So, apparently I have start some heated discussions about idiomatic javascript or something.

While it's nice to have standard (and probably a linter), I guess creating an idiomatic javascript is not as easy as creating pythonic code.

IMO the reasons are:

1. Python has Guido van Rossum. The one and only dictator telling us what's right and what's wrong

2. Javasript has airbnb standard, mozilla standard, and some open source standards. Strictly take one of them, and your code will be non idiomatic. Cherry pick some styles and combines the ones that makes more senses for you, and your code become non idiomatic.

3. The language is changing. Very fast. Put your idiomatic code in github, leave it for a while, and it's become non idiomatic. So I don't know, but this kind of code, is idiomatic, but takes some times to understand what's going on

anObject = {someFunction, someOther, someKey: someValue};

At the end, I guess the point of those standards are providing one correct way to do something. The consistencies.

I understand it is an important aspect. But this started to be religion...

Like someone really get offended if you doesn't end your code with semicolon.

In that sense, why the javascript foundation (or something) allow a statement to not being end up with semicolon at all?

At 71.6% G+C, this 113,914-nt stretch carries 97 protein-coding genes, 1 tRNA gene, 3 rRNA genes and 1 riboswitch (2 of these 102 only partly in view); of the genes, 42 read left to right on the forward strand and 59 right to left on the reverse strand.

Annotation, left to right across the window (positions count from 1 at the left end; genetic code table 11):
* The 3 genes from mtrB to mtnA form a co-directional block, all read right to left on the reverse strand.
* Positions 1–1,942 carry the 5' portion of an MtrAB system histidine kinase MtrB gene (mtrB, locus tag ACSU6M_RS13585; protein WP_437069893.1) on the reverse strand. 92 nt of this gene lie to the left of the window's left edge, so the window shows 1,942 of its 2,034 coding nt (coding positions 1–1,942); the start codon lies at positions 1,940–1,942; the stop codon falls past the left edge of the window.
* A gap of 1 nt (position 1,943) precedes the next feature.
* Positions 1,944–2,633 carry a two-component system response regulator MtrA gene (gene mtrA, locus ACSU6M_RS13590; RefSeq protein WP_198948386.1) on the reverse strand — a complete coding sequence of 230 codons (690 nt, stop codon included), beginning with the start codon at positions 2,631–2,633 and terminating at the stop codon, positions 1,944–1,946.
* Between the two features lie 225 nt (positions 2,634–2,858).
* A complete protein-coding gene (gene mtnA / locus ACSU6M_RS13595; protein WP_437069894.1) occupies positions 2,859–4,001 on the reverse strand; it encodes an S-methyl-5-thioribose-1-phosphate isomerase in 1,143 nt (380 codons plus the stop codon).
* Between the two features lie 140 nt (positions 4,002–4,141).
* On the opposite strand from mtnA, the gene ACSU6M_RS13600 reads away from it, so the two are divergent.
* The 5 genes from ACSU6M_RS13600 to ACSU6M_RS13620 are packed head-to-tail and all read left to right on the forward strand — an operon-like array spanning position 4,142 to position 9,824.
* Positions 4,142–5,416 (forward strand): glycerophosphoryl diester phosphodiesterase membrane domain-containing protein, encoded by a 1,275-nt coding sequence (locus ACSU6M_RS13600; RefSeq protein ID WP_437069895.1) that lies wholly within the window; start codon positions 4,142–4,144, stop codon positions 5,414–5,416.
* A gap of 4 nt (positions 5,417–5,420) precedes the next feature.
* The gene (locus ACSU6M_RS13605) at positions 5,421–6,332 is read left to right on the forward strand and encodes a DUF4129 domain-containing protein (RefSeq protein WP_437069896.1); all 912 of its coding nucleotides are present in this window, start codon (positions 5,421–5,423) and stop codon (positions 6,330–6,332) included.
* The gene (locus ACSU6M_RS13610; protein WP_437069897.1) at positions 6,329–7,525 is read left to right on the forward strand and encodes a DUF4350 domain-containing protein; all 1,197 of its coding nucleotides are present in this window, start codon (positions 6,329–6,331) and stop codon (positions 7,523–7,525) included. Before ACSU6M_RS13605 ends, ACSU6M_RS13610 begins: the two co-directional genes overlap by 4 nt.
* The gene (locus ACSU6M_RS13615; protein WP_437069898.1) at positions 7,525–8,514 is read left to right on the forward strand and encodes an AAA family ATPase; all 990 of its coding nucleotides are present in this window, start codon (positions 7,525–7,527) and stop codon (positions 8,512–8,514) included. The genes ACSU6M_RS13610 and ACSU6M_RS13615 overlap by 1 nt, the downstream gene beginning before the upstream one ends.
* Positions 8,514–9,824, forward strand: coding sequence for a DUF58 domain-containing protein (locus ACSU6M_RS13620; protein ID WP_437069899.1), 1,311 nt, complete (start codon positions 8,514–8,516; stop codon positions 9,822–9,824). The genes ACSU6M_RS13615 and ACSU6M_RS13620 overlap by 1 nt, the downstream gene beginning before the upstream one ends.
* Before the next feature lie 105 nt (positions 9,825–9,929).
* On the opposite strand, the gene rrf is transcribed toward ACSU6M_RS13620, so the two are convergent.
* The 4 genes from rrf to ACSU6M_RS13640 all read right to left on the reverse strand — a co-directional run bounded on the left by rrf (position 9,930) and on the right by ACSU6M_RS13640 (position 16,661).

Also, this is a never ending debate: tabs or spaces? two spaces or four spaces?

This is going to be ' ruby' vs 'python' thing again. I don't know about nowadays ruby, but back then they said the biggest advantage of ruby is you can approach something by using different ways and they are all corrects. Not sounds so idiomatic for me.

Ah yes, I heard almost everyone love javascript and hate php despite the fact that devRant was built on top of php stack. Just FYI, that much hated inconsistent language has something named PSR. And how about javascript? I never heard JSR or ESR. Just ES5, ES6 and in near future ES7... Which are simply provide new ways to do things, add more enthrophy to this already-chaotic-universe.

Also. In vim, how the hell do you define basic indentation based on file type? I really think 4 spaces is just beautiful. But apparently, only python coders think the same. Rest of mortal out there use 2 spaces. Somehow it hurts my eyes, yet it is the standard right?

goddammit... looks like I'll spend more time learning about what idiomatic javascript really is, debating with some zealot thinking they worship the one and only true standard, rather than solving the actual problem...

  • 1
    Extra ++ for mentioning the irony of everybody hating PHP here 😂😂😂

    Please comment to claim @gofrendi
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